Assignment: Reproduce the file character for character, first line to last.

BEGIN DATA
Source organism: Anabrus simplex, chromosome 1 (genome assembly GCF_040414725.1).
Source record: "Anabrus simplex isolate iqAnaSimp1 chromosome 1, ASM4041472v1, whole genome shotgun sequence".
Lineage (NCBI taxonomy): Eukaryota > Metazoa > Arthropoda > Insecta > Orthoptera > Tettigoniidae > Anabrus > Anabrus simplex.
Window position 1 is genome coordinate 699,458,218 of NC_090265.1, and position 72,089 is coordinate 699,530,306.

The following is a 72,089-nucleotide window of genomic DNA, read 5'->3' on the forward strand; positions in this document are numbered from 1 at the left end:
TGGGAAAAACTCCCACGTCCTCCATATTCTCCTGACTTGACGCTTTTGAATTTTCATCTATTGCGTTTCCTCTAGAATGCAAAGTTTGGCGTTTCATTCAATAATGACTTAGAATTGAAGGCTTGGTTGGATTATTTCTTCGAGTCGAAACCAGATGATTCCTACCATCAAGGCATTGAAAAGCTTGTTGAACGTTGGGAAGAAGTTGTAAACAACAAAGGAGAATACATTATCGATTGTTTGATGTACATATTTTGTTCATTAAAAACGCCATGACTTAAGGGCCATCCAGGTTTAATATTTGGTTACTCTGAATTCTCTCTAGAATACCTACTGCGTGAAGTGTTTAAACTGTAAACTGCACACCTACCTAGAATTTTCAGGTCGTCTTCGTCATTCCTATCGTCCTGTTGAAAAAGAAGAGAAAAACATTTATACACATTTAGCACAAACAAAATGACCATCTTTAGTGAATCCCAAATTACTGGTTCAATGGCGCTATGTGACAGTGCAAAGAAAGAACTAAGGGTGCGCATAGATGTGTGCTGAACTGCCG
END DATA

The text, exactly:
Source organism: Anabrus simplex, chromosome 1 (genome assembly GCF_040414725.1).
Source record: "Anabrus simplex isolate iqAnaSimp1 chromosome 1, ASM4041472v1, whole genome shotgun sequence".
Lineage (NCBI taxonomy): Eukaryota > Metazoa > Arthropoda > Insecta > Orthoptera > Tettigoniidae > Anabrus > Anabrus simplex.
Window position 1 is genome coordinate 699,458,218 of NC_090265.1, and position 72,089 is coordinate 699,530,306.

The following is a 72,089-nucleotide window of genomic DNA, read 5'->3' on the forward strand; positions in this document are numbered from 1 at the left end:
TGGGAAAAACTCCCACGTCCTCCATATTCTCCTGACTTGACGCTTTTGAATTTTCATCTATTGCGTTTCCTCTAGAATGCAAAGTTTGGCGTTTCATTCAATAATGACTTAGAATTGAAGGCTTGGTTGGATTATTTCTTCGAGTCGAAACCAGATGATTCCTACCATCAAGGCATTGAAAAGCTTGTTGAACGTTGGGAAGAAGTTGTAAACAACAAAGGAGAATACATTATCGATTGTTTGATGTACATATTTTGTTCATTAAAAACGCCATGACTTAAGGGCCATCCAGGTTTAATATTTGGTTACTCTGAATTCTCTCTAGAATACCTACTGCGTGAAGTGTTTAAACTGTAAACTGCACACCTACCTAGAATTTTCAGGTCGTCTTCGTCATTCCTATCGTCCTGTTGAAAAAGAAGAGAAAAACATTTATACACATTTAGCACAAACAAAATGACCATCTTTAGTGAATCCCAAATTACTGGTTCAATGGCGCTATGTGACAGTGCAAAGAAAGAACTAAGGGTGCGCATAGATGTGTGCTGAACTGCCG